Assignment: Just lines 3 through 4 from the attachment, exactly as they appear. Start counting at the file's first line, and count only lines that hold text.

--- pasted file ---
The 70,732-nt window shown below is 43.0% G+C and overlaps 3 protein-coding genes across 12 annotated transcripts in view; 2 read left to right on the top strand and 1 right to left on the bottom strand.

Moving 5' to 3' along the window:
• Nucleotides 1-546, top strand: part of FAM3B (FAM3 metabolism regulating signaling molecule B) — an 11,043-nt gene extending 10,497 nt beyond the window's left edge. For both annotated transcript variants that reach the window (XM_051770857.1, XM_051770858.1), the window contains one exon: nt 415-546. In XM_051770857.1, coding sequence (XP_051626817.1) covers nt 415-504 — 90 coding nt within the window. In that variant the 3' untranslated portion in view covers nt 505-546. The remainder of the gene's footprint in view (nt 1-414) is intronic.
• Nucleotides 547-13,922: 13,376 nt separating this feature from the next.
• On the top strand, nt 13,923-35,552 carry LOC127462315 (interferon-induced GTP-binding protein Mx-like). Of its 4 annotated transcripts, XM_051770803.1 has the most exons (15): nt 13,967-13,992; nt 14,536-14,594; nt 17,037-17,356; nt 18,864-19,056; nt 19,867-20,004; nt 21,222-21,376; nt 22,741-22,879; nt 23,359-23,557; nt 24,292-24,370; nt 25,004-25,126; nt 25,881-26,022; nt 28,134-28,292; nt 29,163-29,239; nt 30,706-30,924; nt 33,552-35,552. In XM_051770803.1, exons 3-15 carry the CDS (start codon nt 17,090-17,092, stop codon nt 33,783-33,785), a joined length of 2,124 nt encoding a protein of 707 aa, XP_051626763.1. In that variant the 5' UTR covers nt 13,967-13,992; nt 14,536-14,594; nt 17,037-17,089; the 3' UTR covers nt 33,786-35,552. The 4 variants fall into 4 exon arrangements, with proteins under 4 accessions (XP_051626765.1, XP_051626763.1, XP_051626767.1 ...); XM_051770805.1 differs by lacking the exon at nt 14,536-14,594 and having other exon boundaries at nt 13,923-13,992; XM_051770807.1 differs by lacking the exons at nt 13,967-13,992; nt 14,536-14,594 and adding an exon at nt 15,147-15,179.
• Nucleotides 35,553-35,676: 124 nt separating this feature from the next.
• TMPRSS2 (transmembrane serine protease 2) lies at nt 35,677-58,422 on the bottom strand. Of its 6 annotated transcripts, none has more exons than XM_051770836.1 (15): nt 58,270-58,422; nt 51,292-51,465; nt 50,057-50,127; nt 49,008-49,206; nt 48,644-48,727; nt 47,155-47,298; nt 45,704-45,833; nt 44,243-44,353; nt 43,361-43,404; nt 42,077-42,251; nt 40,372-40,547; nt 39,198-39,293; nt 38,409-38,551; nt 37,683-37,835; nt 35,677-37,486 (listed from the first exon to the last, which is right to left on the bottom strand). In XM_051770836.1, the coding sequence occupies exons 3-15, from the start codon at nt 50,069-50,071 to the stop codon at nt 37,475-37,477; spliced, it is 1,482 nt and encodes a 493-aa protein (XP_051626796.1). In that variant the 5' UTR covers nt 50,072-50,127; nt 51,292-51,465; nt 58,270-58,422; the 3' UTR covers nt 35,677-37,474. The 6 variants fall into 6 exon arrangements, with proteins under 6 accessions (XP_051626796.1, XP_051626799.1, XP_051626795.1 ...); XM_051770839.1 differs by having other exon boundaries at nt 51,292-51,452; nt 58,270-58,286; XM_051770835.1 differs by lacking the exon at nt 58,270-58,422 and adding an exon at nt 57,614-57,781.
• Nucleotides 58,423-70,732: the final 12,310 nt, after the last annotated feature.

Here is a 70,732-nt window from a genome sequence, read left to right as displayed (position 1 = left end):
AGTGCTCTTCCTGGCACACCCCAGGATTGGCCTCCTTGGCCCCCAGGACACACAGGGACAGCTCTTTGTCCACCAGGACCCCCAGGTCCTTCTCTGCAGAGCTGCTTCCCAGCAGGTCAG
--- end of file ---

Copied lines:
• Nucleotides 1-546, top strand: part of FAM3B (FAM3 metabolism regulating signaling molecule B) — an 11,043-nt gene extending 10,497 nt beyond the window's left edge. For both annotated transcript variants that reach the window (XM_051770857.1, XM_051770858.1), the window contains one exon: nt 415-546. In XM_051770857.1, coding sequence (XP_051626817.1) covers nt 415-504 — 90 coding nt within the window. In that variant the 3' untranslated portion in view covers nt 505-546. The remainder of the gene's footprint in view (nt 1-414) is intronic.
• Nucleotides 547-13,922: 13,376 nt separating this feature from the next.